Just as the literature speaks of consumer surveillance or employee surveillance, and analyzes the different practices and issues that arise in these different contexts as we play these different roles, so we can speak of “voter surveillance.” In our capacities as participants, non-participants or potential participants in the democratic electoral process, personal data is increasingly captured and processed about us for the purposes of regulating the fair and efficient conduct of elections and also to influence our behaviors and decisions (Bennett 2013a, 2013b). The norms, dynamics, and dilemmas are, and should be, different in this voting context.
Very little has been written in the broader academic literature about voter surveillance. There is a certain amount of important journalistic commentary on the contemporary trends in micro-targeting in the United States (Issenberg 2012), and on how these practices have been imported to Canada (Delacourt 2013). Communication scholars have analyzed the new “tech-driven” politics as part of a larger assessment of changing campaign techniques (Howard 2006; Hendricks and Kaid 2011). And a number of political scientists have tried to evaluate whether or not new media campaigns affect voter engagement and behavior (Lees-Marchment, Stromback and Rudd 2009; Small 2010; Lees-Marchment 2011; Davies and Newman 2012). Very little of this commentary, however, engages with the larger question about how data about voters is being mined and profiled, nor evaluates the individual risks to privacy and the general implications for democratic politics.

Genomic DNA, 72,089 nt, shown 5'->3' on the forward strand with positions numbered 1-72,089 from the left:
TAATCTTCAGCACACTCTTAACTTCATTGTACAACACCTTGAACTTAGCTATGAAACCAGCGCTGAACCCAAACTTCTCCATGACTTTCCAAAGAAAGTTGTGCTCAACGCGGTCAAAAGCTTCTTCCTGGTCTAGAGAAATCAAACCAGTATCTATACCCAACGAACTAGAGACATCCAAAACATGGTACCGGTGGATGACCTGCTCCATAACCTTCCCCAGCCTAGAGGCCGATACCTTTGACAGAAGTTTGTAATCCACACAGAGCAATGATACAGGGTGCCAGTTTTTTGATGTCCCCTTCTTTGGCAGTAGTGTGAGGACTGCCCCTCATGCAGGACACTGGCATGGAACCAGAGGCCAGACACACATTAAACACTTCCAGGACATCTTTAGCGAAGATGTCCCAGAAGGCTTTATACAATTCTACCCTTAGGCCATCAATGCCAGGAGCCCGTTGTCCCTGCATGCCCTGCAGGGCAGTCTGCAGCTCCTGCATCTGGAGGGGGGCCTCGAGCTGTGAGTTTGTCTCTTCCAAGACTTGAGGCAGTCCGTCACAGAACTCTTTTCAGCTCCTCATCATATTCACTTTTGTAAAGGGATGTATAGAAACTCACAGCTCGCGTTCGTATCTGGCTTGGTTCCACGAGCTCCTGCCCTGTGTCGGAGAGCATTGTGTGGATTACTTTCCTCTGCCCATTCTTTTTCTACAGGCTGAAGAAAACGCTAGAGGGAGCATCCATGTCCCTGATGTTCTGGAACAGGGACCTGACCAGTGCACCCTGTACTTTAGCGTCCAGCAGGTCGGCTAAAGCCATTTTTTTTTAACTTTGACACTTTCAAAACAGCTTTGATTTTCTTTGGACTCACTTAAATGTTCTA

This paper is intended to begin to fill that gap and inspire further analysis and research. The first section of the paper draws upon previous research to distill some of the most important trends in political campaigning, which has implications for the capture and processing of personally identifiable data. The paper then analyses how these practices are likely to influence the democratic politics of different states depending on different electoral practices and party systems. It then offers a set of broader theoretical reflections about the implications for democratic practice, drawing upon the recent literature on the complex and paradoxical tensions between surveillance and democracy (Haggerty and Samatas 2010).He concludes -